My book says that the positive operator is a unary operator. I was confused because there is another schematic that shows addition and subtraction as unary operators and subsequently as binary operators. But it looks like I'll just stick to positive and negative operators as unary operators and addition and subtraction as binary operators.

Thank you,

M
 
Jeff Verdegan
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Melissa Nikolic wrote:
Jeff Verdegan wrote:
Melissa Nikolic wrote:Hello,

I wanted to first thank the moderators for a place where newbies can come and ask questions without being berated or chastised (sadly I have seen this on numerous sites).


To be fair, people are not usually chastised simply for asking newbie questions. They will be spanked a bit on some sites for failing to do any research on their own before posting, for asking others to do their work for them, or for copping an attitude of entitlement. This place just goes out of its way to be explicitly friendly more than most sites, while other sites tend to be more down to business without any frills.


I suppose my experience has been different (mind you this is when I was looking for answers and came across these various confrontations on different sites). I think the point is that this site is friendly, whether one has to go out of one's way is a different thing entirely. This is my impression but if no frills means lack of civility I'll pass.

M


To each his (or her) own I guess. I avoided this site for many years because I found it too syrupy.
 
Campbell Ritchie
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Yes, there are unary and binary versions of + and -. You can use -i where the - is the sign-change operator. That is probably obvious to you. What is not quite so obvious is that you must use it before the value 2147483648 with nothing else intervening.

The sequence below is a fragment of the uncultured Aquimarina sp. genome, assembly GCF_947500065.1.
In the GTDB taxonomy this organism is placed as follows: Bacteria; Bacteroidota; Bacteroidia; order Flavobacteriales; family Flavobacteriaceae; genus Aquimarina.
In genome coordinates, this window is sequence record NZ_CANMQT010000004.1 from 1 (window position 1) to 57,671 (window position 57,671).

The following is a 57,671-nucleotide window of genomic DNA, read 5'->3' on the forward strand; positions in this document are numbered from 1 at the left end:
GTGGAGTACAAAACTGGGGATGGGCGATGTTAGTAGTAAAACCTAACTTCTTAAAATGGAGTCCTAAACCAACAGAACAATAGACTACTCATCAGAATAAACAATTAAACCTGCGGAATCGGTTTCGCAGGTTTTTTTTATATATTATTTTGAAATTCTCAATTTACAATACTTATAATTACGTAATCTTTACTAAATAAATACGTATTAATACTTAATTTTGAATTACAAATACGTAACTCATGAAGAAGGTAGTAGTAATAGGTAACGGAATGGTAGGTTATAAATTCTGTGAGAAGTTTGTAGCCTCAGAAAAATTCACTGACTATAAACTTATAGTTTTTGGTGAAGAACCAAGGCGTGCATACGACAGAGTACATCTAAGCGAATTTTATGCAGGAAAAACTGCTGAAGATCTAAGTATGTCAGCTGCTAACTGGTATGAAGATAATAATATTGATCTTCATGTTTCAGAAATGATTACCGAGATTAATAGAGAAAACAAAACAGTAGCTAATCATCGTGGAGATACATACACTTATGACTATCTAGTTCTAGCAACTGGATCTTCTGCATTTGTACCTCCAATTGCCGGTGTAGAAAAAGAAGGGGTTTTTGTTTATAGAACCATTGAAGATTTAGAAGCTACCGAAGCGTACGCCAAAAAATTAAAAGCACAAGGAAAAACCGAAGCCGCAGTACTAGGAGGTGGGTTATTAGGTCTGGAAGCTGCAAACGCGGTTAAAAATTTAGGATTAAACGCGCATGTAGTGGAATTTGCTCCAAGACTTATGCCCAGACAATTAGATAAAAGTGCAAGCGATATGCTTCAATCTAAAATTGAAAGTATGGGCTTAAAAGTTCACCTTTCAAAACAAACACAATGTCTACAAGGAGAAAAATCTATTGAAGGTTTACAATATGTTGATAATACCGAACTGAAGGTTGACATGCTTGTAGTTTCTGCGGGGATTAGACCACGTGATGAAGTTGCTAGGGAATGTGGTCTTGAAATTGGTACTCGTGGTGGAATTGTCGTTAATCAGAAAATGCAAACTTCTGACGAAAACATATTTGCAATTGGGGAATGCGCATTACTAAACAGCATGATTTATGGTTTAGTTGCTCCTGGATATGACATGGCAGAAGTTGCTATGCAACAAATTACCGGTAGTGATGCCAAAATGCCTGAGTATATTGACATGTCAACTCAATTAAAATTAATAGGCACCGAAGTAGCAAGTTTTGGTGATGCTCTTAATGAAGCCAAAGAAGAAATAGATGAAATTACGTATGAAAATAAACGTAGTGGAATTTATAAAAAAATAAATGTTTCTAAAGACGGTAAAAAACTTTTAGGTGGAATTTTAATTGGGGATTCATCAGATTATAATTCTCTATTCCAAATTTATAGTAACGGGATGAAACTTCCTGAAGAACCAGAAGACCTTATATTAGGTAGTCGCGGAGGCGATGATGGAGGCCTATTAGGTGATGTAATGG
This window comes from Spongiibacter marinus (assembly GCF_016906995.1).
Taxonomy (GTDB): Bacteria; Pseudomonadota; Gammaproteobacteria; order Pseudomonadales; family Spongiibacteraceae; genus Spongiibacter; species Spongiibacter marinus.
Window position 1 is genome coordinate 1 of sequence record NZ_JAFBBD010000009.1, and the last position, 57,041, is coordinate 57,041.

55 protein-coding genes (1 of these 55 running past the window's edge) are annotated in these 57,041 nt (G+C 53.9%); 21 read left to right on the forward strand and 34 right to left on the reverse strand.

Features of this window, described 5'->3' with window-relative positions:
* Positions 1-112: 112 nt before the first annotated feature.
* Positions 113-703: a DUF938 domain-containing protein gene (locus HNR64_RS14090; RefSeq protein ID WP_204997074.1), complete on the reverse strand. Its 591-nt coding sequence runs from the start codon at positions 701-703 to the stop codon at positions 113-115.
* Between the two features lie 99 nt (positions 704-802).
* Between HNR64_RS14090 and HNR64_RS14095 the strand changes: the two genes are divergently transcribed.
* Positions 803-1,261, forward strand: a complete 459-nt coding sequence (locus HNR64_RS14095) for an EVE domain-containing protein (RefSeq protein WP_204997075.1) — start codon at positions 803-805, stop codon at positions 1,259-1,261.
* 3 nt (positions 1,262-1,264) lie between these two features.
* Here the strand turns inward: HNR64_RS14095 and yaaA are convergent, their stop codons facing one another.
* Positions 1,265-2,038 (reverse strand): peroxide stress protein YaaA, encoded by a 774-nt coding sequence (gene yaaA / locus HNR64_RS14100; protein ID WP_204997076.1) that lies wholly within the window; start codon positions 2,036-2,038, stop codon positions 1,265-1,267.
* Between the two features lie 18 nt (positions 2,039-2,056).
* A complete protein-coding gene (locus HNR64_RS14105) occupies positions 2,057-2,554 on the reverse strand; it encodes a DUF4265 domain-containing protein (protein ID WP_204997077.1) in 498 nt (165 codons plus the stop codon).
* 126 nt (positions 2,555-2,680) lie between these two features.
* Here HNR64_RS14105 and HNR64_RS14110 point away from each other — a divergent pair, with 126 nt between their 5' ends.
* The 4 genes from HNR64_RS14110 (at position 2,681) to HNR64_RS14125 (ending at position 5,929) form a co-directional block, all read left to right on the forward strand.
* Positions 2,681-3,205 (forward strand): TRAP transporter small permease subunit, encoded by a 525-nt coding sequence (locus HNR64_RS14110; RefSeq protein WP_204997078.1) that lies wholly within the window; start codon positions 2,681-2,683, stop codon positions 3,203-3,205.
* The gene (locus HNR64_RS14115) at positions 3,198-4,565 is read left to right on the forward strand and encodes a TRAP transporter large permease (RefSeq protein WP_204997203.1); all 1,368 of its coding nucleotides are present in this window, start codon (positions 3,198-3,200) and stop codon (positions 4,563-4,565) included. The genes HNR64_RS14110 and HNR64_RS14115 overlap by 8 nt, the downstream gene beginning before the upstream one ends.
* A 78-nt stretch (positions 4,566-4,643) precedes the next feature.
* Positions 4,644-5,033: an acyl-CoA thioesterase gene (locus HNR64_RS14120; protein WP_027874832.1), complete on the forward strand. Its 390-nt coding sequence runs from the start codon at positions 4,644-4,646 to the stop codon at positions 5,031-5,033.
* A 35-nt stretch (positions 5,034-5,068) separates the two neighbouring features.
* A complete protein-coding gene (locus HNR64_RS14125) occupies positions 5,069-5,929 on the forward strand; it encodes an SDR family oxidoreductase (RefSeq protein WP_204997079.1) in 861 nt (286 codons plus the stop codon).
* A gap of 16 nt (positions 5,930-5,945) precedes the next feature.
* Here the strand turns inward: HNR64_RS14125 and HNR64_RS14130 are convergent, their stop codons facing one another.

But what does it say about the unary + operator? You would have thought that converted a number to positive, but if you look in the JLS link I provided earlier, you find it does something completely different. I don’t find what it says in the Java Tutorials about unary + very helpful.
 
Jeff Verdegan
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Campbell Ritchie wrote:What is not quite so obvious is that you must use it before the value 2147483648 with nothing else intervening.
But what does it say about the unary + operator? You would have thought that converted a number to positive


You would? I would have thought it would do the same thing as it does algebraically. That is, nothing.

For instance, I would expect


to be -3.

What I didn't expect was the promotion to int. That's what I love about the JLS--just when you think you've got it figured out, it sneaks up and surprises you.
 
Stephan van Hulst
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It has already been mentioned a few times in different words, but just to clear up some possible confusion.

The positive operator is a unary operator. The symbol it uses is +.
The addition operator is a binary operator. The symbol it uses is +.

They are two different operators, that happen to use the same symbol. When your book uses the word "positive", it's referring to the unary operator.

The clarification for negative and subtraction operators is analogous.
 
Campbell Ritchie
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Jeff Verdegan wrote: . . . I would have thought it would do the same thing as it does algebraically. That is, nothing.
. . .
What I didn't expect was the promotion to int. . . .
Yes, it’s a surprise, isn’t it.And the bit about must use - means there can be a puzzle in Java™ Puzzlers by Block and Gafter about “how can you break code by adding a pair of ()?”
 
Jeff Verdegan
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Campbell Ritchie wrote:And the bit about must use - means there can be a puzzle in Java™ Puzzlers by Block and Gafter about “how can you break code by adding a pair of ()?”


Insidious. MWUAH HA HA HA!
 
Campbell Ritchie
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Have you read the preface to that book? They say most of the puzzles were reported as bugs.
 
Jeff Verdegan
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Campbell Ritchie wrote:Have you read the preface to that book? They say most of the puzzles were reported as bugs.


Nope. Never even seen the book. I've heard of it though, and I guess it's not too surprising that a lot were reported as bugs. And this from a "simple" language like Java.
 
Campbell Ritchie
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It’s great fun to read. And whenever there is spare space, it is filled with an optical illusion, making it even more entertaining to read.
 
Stephan van Hulst
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Java Puzzlers is great. Between it and Effective Java, these two books taught me most of the best practices I use today, in Java and other languages alike.

Where Effective Java is great for good practices in general, Java Puzzlers will teach you a lot about the idiosyncrasies of the Java language itself.